Species – What is it, concept, types, origin and examples

We explain what a species is, what its origin is and its relationship with the genus. The types of species, the endangered species and examples.

species - ant
There are about 1.9 million species of living beings on our planet.

What is a species?

In biology, species is understood to be the basic unit of classification of living things, that is, the bottom rung of any form of biological taxonomy. A species is a set of organisms capable of reproducing and obtaining fertile (non-hybrid) offspring, and that share its basic evolutionary defining traits.

I know currently know about 1.9 million species of living beings on our planet, spread over the various kingdoms of life. Many of them share evolutionary origins or are evolutionarily related from some common ancestor, although the category of species is difficult to apply to primitive organisms of non-sexual reproduction, since they are not reproductively homogeneous.

The biological classification gives each species a proper name, written in Latin and consisting of two terms: first that of the genus and then that of the species, as in Homo sapiens, name of the human species. In this sense, when we use common terms to refer to certain forms of life, such as “dog”, “cat”, “fungus” or “fern”, we are actually referring to a set of species that can be extremely diverse from each other.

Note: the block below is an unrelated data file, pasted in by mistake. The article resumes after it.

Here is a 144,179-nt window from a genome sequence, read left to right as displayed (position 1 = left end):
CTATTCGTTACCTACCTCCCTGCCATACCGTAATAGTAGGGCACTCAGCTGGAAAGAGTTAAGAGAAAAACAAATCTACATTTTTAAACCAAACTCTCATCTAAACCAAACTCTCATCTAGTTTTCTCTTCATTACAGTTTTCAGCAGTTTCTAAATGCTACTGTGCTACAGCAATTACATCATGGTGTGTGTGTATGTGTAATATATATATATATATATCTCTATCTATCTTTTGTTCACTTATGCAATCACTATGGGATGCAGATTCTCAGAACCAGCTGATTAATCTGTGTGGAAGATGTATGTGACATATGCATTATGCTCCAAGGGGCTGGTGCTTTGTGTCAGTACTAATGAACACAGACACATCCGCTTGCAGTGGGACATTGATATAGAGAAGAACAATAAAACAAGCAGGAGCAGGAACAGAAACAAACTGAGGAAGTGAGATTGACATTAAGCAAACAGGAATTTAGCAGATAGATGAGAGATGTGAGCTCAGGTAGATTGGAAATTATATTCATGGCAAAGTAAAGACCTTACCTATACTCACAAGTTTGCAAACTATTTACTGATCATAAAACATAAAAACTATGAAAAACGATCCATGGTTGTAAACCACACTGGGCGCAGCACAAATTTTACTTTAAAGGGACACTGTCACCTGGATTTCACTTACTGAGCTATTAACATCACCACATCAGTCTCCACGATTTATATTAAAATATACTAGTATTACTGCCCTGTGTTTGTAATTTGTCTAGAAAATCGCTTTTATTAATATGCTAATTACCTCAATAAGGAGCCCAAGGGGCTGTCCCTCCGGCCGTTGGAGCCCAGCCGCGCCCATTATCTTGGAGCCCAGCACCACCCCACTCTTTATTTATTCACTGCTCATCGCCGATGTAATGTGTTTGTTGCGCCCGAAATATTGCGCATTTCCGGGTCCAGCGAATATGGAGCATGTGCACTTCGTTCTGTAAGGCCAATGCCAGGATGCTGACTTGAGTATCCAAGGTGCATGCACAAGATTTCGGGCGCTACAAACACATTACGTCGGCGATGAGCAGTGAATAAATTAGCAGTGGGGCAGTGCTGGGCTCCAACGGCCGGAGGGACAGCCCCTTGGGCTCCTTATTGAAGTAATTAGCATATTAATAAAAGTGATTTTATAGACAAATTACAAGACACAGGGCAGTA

Origin of species

Species - Charles Darwin
Darwin explained that the species of living beings came from other previous species.

The way species appear is known thanks to the works of Charles Darwin, mainly. Your essay The origin of species published in 1859, it laid the foundation for what we know today as biological evolution. In that text, Darwin explained that the species of living beings came from other previous species, that is, from their ancestors, whose destinies had been determined by environmental pressure, that is, the competition to survive and reproduce against other contemporary species. . Darwin called this competition “natural selection.”

Thus, the species come from each other earlier, going back in life to a common ancestor, and so on until the first forms of life. Darwin understood all this when in his travels he verified how the species of the Galapagos Islands were similar, but at the same time different, from those on the mainland. This suggested that, geographically isolated for a sufficient amount of time, the island species had adapted to their new environment, following a different evolutionary path from their companions on land. And so, eventually, each variant ended up being a different species.

Species and genus

In the scientific name of the species of living beings, we can see both the genus and the species, written in Latin: Homo sapiens, gender Homo (human) and species “sapiens” (wise). This is because genus is a higher taxonomic category (more general, less specific) than species, but inferior (less general) to the family.